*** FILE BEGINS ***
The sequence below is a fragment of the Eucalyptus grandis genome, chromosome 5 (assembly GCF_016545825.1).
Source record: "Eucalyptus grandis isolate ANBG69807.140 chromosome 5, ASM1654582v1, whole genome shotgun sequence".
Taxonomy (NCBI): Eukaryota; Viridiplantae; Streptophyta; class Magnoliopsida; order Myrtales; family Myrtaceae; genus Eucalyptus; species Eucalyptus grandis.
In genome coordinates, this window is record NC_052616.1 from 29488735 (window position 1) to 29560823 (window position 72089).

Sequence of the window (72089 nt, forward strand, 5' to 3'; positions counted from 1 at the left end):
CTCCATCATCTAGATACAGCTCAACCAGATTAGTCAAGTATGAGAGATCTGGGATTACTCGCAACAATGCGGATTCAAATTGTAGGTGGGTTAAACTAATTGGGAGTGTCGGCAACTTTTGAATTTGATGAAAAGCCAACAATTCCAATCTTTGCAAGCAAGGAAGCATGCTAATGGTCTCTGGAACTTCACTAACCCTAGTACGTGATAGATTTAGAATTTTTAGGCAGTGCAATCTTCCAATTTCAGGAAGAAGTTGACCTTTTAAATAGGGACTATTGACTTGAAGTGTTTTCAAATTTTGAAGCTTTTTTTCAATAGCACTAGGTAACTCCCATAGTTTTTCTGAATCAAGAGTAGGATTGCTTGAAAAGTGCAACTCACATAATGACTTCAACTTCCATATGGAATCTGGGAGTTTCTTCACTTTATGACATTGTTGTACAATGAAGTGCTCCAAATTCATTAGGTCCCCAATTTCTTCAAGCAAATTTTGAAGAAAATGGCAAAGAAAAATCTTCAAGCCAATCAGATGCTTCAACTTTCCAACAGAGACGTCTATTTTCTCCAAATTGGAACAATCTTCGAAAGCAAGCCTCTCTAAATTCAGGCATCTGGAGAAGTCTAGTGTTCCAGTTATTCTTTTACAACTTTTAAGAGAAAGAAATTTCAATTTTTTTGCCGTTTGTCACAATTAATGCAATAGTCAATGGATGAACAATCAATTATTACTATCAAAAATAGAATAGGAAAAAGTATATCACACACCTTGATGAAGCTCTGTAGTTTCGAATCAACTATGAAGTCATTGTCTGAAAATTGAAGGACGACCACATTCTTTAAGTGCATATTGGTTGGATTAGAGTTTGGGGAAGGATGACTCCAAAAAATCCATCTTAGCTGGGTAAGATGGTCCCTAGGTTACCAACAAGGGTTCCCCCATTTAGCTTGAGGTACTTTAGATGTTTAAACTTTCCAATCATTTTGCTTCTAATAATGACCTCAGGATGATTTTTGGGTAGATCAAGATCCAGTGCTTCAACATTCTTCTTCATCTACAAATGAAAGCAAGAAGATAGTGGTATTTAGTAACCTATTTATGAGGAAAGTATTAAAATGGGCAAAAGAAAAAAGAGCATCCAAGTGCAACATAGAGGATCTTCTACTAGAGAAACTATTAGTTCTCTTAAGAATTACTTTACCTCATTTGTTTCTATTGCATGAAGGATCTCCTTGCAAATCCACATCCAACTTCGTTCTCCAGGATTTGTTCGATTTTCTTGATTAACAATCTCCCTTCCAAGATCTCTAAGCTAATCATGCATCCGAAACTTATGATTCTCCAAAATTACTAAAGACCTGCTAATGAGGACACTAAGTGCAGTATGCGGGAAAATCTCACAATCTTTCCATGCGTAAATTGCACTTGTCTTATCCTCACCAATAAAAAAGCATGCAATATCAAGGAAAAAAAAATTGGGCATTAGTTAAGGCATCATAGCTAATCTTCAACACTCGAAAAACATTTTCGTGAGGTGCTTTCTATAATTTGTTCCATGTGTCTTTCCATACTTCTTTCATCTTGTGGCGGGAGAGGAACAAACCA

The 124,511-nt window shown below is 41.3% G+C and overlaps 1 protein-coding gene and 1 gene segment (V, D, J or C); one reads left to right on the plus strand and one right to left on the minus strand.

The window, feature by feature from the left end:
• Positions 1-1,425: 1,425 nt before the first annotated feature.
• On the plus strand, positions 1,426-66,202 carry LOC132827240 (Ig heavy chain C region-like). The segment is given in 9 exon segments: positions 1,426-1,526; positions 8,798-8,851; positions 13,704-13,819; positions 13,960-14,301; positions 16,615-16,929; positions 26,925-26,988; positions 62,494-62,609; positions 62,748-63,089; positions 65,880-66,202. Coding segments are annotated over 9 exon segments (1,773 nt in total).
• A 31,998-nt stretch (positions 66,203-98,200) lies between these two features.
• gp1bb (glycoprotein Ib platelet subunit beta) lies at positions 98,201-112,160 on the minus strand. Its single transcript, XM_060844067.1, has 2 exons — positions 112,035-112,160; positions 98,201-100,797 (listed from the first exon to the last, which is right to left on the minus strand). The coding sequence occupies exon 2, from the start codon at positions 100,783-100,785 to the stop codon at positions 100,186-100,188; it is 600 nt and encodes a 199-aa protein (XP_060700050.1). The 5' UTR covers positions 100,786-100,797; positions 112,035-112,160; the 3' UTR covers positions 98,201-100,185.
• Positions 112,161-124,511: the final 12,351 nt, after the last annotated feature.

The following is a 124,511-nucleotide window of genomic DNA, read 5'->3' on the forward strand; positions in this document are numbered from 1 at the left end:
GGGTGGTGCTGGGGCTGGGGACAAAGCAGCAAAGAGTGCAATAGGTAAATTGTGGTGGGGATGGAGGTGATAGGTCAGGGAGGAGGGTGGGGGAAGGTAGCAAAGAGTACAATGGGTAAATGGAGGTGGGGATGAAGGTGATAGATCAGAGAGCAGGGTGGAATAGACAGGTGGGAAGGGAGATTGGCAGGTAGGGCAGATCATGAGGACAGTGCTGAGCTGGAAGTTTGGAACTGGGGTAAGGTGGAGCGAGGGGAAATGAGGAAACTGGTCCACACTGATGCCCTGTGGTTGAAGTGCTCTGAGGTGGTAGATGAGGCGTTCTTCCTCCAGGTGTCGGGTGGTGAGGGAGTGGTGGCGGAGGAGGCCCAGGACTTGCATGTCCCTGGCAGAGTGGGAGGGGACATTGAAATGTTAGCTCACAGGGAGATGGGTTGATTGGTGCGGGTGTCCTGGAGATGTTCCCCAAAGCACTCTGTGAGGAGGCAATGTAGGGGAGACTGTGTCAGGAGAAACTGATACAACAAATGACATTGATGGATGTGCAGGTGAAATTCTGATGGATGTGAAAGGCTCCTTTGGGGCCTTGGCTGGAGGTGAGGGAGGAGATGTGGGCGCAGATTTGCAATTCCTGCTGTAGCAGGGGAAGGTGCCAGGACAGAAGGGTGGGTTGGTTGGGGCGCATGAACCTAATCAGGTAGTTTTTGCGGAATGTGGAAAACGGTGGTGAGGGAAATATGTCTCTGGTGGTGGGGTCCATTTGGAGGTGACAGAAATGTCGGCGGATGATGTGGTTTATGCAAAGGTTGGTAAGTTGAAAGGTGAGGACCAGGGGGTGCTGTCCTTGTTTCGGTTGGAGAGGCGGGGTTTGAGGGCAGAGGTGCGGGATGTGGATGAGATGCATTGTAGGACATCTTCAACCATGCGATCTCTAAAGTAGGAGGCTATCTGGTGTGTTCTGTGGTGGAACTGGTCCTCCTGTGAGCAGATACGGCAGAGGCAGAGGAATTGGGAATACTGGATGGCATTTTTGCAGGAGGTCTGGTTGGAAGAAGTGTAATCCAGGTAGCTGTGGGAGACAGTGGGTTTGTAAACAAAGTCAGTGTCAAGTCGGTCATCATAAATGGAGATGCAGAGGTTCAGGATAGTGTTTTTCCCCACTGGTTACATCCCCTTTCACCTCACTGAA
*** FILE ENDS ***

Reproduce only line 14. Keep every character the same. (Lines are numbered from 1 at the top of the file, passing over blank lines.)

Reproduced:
The following is a 124,511-nucleotide window of genomic DNA, read 5'->3' on the forward strand; positions in this document are numbered from 1 at the left end: